Employers are increasingly using bespoke situational judgement tests (where the candidate is presented with scenarios and asked to select the best and the worst thing to do next) as a way to learn more about their character and attitudes to work.
Situation judgment trends in 2018
Graduate recruitment trends in 2018
The increase in the number of graduate courses and the career benefits of having a degree have driven a huge increase in the number of graduates. There remains a limited number of vacancies each year on graduate trainee schemes. During the recent years of recession, the number of graduate entry roles became even more restricted; making graduate recruitment even more competitive. Microsoft, for example, received 15,000 job applications for each of its 150 graduate position in 2009. That year, the success ratio of applications to job offers was 1:100 at Microsoft.
This has created a “bottleneck” between the high number of recent graduates and the considerably lower number who are successfully placed on graduate entry schemes. Clearly, there are severe implications of such a challenging job market for graduates. For employers too, there is a “war on talent” to find and sign-up the best possible graduates in the marketplace. It is a recruiters’ market, however most recruiters want to recruit the top echelon of high-performing graduates who are showing the best leadership potential, the most effective ability to work in teams, the highest levels of motivation and drive etc. SJTs offer an effective means of measuring each of these abilities and attributes.
Situational judgment tests in the news
On BBC Radio 2, in February 2014, Dr Almuth McDowell referred to the benefits of situational judgement tests and one of the SJT example items developed by Rob Williams Assessment Ltd.
The same interview on SJT benefits also featured in The Times on 4th Feb, Dr Almuth McDowell, a lecturer at the University of Surrey, says psychometric testing has an important role to play, but only in conjunction with other measures, not least because it is possible to cheat.
Additional situational judgment test tips are available in Rob Williams Assessment Ltd’s latest Career Builder article entitled “How to succeed at management interview tests”.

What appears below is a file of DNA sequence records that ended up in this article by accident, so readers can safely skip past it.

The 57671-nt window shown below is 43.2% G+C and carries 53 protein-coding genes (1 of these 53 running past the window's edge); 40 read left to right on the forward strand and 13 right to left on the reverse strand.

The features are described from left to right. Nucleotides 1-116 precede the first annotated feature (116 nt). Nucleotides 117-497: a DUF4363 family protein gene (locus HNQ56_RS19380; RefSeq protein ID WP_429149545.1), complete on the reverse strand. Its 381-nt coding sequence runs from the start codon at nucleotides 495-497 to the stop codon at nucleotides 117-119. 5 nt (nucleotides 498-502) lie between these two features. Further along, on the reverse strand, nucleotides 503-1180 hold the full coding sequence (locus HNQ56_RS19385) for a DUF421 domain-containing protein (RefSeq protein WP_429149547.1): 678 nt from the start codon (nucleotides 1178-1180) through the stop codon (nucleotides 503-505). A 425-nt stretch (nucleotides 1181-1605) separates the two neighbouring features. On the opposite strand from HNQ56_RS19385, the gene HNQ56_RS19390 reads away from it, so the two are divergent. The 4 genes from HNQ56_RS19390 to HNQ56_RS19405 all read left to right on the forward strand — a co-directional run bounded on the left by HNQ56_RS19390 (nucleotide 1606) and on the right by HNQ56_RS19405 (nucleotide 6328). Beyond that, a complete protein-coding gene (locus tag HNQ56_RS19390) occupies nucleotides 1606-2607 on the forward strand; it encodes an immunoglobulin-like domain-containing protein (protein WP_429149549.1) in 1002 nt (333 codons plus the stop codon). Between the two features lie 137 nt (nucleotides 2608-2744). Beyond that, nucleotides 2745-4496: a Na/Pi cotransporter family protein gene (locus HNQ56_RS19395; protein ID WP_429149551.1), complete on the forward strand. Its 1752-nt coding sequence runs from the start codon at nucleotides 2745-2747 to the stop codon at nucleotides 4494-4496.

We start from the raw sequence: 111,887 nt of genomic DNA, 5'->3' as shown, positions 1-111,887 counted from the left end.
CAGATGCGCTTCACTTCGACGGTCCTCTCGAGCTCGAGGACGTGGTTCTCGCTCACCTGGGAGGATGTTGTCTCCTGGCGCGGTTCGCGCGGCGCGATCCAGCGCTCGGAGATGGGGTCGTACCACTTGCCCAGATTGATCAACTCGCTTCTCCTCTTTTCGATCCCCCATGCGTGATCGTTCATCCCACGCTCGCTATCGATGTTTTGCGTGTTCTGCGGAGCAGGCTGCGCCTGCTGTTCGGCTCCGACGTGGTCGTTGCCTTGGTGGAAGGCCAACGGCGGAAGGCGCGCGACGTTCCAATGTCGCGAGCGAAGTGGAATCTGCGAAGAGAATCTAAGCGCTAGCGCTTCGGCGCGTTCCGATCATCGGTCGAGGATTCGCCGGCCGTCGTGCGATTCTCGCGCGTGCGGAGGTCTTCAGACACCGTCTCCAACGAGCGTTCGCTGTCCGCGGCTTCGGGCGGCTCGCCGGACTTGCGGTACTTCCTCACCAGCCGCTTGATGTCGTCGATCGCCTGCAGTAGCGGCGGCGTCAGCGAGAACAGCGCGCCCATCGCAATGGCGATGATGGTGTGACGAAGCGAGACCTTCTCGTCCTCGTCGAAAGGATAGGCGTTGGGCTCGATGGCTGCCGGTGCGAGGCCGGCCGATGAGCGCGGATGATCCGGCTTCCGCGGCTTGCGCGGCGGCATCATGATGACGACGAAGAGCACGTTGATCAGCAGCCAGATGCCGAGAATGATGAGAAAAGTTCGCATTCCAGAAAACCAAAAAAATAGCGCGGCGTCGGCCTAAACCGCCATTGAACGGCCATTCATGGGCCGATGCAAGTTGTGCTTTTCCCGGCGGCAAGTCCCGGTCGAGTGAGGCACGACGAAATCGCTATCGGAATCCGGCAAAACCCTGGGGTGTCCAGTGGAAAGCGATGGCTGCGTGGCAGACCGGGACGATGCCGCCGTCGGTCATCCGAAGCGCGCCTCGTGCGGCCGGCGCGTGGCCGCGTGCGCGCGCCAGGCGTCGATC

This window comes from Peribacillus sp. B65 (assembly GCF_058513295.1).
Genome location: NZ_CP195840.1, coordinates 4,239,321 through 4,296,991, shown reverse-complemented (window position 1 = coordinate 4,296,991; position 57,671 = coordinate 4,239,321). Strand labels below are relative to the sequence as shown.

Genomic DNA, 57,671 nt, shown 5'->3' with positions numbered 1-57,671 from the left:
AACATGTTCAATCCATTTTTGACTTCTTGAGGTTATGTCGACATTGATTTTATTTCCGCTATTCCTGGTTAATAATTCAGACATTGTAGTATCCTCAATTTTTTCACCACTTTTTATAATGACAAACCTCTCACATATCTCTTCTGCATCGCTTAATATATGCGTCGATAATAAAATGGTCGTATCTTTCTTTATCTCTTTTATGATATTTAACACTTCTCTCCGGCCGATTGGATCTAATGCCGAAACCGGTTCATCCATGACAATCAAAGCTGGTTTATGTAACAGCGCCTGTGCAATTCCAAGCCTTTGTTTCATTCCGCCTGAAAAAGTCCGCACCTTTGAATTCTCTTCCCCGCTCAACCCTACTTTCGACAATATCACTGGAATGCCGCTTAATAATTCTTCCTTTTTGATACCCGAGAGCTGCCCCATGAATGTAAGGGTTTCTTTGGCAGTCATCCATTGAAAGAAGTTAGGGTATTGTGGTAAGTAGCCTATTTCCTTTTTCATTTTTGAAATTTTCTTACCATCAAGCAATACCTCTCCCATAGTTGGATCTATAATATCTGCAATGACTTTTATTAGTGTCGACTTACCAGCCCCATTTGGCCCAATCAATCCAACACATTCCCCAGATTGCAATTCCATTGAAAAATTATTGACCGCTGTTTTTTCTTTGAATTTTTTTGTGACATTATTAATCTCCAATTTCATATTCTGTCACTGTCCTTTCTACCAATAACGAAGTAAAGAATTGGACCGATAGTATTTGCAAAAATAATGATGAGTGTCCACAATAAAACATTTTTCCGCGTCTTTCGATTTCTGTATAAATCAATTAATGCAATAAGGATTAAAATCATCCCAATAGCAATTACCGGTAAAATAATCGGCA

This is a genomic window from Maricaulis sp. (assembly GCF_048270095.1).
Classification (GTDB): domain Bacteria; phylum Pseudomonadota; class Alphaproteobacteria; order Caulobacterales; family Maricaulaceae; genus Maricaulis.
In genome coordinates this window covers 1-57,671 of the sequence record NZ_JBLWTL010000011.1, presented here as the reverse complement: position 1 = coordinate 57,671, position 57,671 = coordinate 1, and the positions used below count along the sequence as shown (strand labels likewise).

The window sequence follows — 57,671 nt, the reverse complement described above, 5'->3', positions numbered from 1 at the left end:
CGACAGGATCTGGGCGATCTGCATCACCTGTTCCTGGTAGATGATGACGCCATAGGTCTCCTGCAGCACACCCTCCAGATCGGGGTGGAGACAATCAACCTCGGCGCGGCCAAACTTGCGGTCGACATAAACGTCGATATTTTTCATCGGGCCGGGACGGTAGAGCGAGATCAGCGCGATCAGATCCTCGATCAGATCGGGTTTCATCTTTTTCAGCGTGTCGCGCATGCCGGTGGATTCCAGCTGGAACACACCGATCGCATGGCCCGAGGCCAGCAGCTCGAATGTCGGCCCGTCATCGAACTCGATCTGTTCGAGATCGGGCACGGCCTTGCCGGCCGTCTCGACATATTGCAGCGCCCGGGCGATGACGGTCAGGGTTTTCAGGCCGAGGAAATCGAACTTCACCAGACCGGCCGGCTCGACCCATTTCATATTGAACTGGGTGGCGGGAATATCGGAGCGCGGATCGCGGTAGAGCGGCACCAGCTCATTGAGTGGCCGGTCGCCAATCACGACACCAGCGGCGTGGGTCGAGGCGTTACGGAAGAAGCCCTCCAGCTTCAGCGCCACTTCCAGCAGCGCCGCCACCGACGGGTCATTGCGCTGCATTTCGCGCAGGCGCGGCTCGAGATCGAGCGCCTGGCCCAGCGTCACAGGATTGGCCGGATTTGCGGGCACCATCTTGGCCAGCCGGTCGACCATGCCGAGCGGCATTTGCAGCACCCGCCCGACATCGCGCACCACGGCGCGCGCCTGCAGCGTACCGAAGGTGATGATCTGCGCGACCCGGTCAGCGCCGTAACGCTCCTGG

Example of situational judgement tests
You mention in passing to a colleague that you believe there are some financial risks associated with a financial product that’s about to be launched to customers. In a team meeting later that week, your colleague shares this information with your manager – without mentioning your name. How do you react?
You are then asked to select your most preferred and least preferred responses
(a) Apologise on your colleague’s behalf for their poor explanation.
(b) Suggest that your colleague does their own research.
(c) Ask your colleague to also include you in future.
(d) Check that your manager understands the risk involved.
By using real life scenarios, the idea is that employers will get a better understanding of how you might operate in the work place.
Branching situational judgement tests
As psychometric tests have become more commonplace, the bigger users have commissioned their own bespoke situational judgement tests. Rob Williams Assessment has worked on several such projects for High Street banks and for the European Union. Another recent innovation of test developers has been online adaptive tests. With these tests, if you are doing well, you will find that the questions get progressively harder. That can feel like a challenge since you are pushed until you reach the most challenging level you can. This is the level at which you – just like other candidates with your level of verbal reasoning – start to get questions wrong.